DoD Receives Gore's Hammer Award for Revamping TDY Travel
By Rudi Williams
American Forces Press Service
WASHINGTON, Sep. 19, 1997 The military and civilian team re-engineering DoD's temporary duty travel system received Vice President Al Gore's Hammer Award Sept. 9 for reinvention excellence.
Deputy Defense Secretary John H. Hamre presented the award during ceremonies at the Pentagon. The Hammer Award is the vice president's special recognition to teams that have made significant contributions in support of the president's National Performance Review principles -- putting customers first, cutting red tape, empowering employees and getting back to basics.
Also participating in the ceremony were Alice Maroni, acting DoD comptroller and chief financial officer; Bob Stone, director of the White House National Performance Review; and David O. "Doc" Cooke, Pentagon director of administration and management.
DoD's re-engineering initiative began in 1995 when Hamre was the Pentagon's comptroller and chief finance officer.
"Dr. Hamre took on the department's temporary duty travel process, which was marked by fragmentation, inefficiency and high cost to the federal government and the American taxpayer," Maroni told the awardees and guests. "He saw the need to change the regulatory framework for travel management, adopt the best travel practices of the private sector, an opportunity to cut costs and to provide quality service to DoD travelers.
"He established the re-engineering travel initiative team as his vehicle for change," Maroni continued. "It's his vision, leadership and his commitment that's bringing about the successful completion of this initiative."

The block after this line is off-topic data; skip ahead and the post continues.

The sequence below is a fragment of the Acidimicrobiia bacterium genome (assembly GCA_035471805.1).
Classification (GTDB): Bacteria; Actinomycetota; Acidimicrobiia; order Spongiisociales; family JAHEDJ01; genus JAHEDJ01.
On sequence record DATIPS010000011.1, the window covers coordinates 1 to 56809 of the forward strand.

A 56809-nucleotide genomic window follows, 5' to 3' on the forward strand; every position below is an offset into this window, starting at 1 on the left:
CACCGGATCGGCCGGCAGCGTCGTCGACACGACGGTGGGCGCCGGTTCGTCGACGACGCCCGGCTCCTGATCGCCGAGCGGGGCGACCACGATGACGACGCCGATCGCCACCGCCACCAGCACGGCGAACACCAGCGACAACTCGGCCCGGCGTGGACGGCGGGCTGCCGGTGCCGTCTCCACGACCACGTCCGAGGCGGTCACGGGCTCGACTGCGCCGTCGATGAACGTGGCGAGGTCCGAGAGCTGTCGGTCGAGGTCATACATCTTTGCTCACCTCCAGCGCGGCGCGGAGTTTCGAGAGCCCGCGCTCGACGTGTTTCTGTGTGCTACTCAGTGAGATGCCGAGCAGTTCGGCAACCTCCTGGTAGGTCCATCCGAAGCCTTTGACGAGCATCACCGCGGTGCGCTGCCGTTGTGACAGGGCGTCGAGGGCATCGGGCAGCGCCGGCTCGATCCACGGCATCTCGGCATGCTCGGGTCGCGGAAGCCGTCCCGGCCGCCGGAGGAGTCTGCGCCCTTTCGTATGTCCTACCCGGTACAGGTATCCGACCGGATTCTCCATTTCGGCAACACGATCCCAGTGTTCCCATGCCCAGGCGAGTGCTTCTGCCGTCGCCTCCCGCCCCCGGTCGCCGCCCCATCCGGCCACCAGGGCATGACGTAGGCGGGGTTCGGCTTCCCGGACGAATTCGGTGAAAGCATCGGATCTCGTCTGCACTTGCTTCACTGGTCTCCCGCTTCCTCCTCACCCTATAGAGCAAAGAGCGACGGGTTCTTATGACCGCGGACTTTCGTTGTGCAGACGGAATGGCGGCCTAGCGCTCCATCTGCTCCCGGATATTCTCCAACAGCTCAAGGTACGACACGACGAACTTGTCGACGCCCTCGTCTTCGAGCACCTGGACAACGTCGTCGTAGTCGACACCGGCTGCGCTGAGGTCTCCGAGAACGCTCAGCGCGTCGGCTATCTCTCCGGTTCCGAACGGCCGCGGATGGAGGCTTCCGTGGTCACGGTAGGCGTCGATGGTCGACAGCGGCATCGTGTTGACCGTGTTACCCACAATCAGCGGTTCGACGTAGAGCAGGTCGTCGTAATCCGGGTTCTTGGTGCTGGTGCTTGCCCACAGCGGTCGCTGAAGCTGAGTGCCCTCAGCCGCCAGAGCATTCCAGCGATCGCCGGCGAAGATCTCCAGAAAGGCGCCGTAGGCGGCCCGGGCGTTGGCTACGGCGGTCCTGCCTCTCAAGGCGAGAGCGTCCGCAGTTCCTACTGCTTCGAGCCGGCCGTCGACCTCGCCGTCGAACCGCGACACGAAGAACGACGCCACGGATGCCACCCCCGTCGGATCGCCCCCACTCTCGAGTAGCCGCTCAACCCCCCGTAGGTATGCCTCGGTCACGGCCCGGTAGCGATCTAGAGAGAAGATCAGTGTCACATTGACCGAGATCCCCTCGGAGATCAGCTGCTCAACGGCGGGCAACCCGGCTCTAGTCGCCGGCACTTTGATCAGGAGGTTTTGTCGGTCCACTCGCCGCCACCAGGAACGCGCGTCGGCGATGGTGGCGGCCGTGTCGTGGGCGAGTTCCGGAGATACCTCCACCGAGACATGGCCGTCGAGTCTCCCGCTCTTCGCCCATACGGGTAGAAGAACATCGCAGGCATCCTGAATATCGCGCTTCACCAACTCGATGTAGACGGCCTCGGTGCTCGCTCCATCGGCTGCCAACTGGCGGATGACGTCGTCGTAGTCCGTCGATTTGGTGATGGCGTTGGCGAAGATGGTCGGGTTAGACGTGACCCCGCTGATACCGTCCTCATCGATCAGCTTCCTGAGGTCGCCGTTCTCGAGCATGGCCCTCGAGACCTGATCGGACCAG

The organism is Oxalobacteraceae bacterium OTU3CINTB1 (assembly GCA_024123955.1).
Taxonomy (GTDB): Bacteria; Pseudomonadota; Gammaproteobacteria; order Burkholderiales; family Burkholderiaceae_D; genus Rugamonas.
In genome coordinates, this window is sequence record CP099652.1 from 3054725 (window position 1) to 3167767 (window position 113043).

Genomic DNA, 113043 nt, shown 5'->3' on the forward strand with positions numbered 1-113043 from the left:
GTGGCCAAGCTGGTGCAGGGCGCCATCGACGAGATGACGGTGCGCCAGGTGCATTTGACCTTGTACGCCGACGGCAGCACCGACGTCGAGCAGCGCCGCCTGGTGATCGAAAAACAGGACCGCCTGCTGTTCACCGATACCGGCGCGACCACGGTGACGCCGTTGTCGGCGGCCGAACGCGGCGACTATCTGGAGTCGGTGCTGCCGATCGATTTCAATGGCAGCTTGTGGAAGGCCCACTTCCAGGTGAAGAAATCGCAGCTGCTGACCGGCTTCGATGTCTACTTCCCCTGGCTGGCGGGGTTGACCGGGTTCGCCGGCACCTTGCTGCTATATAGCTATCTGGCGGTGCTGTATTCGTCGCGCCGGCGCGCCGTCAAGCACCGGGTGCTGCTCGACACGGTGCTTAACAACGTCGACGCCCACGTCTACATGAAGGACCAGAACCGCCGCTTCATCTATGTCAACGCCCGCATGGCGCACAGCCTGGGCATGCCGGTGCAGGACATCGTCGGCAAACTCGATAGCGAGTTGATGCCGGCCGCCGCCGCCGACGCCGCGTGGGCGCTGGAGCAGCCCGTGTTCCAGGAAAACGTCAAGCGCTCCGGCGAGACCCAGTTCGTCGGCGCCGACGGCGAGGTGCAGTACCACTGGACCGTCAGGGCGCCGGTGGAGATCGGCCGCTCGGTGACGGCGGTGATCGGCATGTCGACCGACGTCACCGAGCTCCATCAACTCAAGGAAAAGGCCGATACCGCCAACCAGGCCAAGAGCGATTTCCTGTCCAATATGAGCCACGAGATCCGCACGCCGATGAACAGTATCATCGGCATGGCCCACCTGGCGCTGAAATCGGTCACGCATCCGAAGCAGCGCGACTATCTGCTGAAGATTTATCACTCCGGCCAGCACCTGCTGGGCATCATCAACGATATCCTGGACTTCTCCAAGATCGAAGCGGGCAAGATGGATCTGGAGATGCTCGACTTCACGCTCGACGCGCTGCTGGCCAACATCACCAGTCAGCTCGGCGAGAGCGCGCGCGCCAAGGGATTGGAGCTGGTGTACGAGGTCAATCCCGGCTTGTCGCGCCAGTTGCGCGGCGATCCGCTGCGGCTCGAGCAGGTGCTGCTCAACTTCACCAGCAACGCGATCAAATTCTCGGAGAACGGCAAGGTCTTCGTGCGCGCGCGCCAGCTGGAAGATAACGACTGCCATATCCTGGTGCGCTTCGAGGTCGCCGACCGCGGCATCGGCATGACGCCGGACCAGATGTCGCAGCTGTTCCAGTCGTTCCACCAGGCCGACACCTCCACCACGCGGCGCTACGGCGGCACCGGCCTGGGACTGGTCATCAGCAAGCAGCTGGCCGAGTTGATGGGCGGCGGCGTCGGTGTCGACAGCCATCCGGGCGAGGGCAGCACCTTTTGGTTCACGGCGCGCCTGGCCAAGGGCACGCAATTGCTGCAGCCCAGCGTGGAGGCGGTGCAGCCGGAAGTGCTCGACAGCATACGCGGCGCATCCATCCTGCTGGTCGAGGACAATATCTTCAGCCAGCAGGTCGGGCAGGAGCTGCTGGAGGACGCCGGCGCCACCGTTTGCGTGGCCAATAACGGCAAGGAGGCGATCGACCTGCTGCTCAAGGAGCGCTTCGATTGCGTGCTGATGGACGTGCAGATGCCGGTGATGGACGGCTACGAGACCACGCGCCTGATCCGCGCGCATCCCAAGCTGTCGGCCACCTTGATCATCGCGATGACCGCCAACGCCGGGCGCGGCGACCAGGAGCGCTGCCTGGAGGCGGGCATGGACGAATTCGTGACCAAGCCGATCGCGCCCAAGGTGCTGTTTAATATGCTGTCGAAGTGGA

"More than anything," Hamre said, "[the Hammer Award] shows the American public that government employees really can make a difference. They can produce a better quality product and save taxpayer dollars. This is the kind of government Americans want."
The re-engineering team streamlined DoD's $3 billion-per-year travel system by adopting many private-sector practices. This has:
- Reduced complex travel regulations from 220 pages to 17;
- Simplified reimbursement regulations for meals and incidental expenses and eliminated requirements for receipts from expenses less than $75, except for lodging;
- Established a travel card program to pay for incidental official business travel - advances, lodging, transportation, rental cars, meals and other expenses; and
- Created one document to serve as the order, itinerary, voucher and record of any changes.
"When some people say traveling is a little deal, that's not the case at all. It's really at the core of what this department is doing every day," Hamre said. He noted more than 120,000 military and civilian personnel travel every day on DoD business, including deployments. He said re-engineering travel was a constant battle.
"No battle is harder than bureaucratic politics in Washington," he said. "What's remarkable is that it's been done with such style, dignity and conviction. Few people in Washington have a chance to build brand new and leave a legacy that others benefit from.
"Every American soldier, sailor, Marine, airman and civilian employee will benefit from this system you've designed," he told the awardees.
Initial results from 29 pilot programs at 27 sites reveal a 65 percent decrease in administrative costs, a 31 percent decrease in payment cycle time and a 100 percent increase in customer satisfaction, Hamre said.
Stone said the re-engineering teams reinvented the way DoD does its official business travel. "They formed a powerful coalition with the private sector and looked at its travel practices," said Stone. "Their efforts resulted in the removal of roadblocks that impeded sound travel management, not only in DoD, but also within the entire federal government.
"Secretary [of Defense William S.] Cohen boasted to the vice president that this is going to save a awful lot of money over the next six years -- several billion dollars," Stone said.
Karen Alderman, director of travel re-engineering, said, "Customers are so happy to be treated as honest customers. They like having understandable travel rules and they like being paid on time.